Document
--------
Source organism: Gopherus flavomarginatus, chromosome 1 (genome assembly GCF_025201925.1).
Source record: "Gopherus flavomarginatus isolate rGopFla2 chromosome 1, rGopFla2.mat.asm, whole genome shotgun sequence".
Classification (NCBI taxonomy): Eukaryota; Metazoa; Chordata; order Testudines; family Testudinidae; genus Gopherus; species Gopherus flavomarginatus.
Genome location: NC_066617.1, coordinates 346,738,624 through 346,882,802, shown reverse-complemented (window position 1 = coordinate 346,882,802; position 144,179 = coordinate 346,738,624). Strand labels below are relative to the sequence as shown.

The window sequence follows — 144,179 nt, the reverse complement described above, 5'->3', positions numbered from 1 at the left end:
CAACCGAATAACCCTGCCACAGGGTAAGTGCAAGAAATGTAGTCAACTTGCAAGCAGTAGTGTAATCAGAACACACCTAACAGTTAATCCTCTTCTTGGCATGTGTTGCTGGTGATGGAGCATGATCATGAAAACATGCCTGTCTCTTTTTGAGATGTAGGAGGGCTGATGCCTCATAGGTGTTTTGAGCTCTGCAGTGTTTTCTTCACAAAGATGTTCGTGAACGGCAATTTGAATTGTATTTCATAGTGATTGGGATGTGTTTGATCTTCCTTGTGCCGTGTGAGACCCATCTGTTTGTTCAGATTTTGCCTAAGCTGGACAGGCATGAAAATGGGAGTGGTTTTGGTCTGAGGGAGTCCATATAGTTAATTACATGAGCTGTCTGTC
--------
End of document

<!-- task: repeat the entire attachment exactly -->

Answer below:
Source organism: Gopherus flavomarginatus, chromosome 1 (genome assembly GCF_025201925.1).
Source record: "Gopherus flavomarginatus isolate rGopFla2 chromosome 1, rGopFla2.mat.asm, whole genome shotgun sequence".
Classification (NCBI taxonomy): Eukaryota; Metazoa; Chordata; order Testudines; family Testudinidae; genus Gopherus; species Gopherus flavomarginatus.
Genome location: NC_066617.1, coordinates 346,738,624 through 346,882,802, shown reverse-complemented (window position 1 = coordinate 346,882,802; position 144,179 = coordinate 346,738,624). Strand labels below are relative to the sequence as shown.

The window sequence follows — 144,179 nt, the reverse complement described above, 5'->3', positions numbered from 1 at the left end:
CAACCGAATAACCCTGCCACAGGGTAAGTGCAAGAAATGTAGTCAACTTGCAAGCAGTAGTGTAATCAGAACACACCTAACAGTTAATCCTCTTCTTGGCATGTGTTGCTGGTGATGGAGCATGATCATGAAAACATGCCTGTCTCTTTTTGAGATGTAGGAGGGCTGATGCCTCATAGGTGTTTTGAGCTCTGCAGTGTTTTCTTCACAAAGATGTTCGTGAACGGCAATTTGAATTGTATTTCATAGTGATTGGGATGTGTTTGATCTTCCTTGTGCCGTGTGAGACCCATCTGTTTGTTCAGATTTTGCCTAAGCTGGACAGGCATGAAAATGGGAGTGGTTTTGGTCTGAGGGAGTCCATATAGTTAATTACATGAGCTGTCTGTC